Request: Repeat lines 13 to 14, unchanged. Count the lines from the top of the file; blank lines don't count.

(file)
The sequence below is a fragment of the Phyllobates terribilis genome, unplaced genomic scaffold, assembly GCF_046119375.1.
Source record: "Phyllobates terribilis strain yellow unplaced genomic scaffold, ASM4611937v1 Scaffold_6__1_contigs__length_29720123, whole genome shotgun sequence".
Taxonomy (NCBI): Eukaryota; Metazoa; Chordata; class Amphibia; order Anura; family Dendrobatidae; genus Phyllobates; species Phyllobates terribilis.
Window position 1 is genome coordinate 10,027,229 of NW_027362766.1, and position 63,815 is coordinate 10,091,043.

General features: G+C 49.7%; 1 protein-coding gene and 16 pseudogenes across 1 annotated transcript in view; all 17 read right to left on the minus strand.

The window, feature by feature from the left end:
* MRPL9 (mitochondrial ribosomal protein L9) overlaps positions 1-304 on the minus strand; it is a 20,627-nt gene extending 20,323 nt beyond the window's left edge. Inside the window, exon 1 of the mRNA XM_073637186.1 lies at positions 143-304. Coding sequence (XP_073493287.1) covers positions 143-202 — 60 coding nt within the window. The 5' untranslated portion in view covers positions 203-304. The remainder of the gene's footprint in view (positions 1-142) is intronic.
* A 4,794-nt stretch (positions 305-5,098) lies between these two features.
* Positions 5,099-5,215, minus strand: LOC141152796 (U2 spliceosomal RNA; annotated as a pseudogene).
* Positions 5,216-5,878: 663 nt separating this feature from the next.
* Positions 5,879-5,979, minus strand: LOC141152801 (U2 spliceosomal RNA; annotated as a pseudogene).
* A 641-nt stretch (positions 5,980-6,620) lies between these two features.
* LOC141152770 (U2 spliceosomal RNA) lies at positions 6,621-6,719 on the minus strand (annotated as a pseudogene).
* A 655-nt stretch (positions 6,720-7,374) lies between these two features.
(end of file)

* LOC141152770 (U2 spliceosomal RNA) lies at positions 6,621-6,719 on the minus strand (annotated as a pseudogene).
* A 655-nt stretch (positions 6,720-7,374) lies between these two features.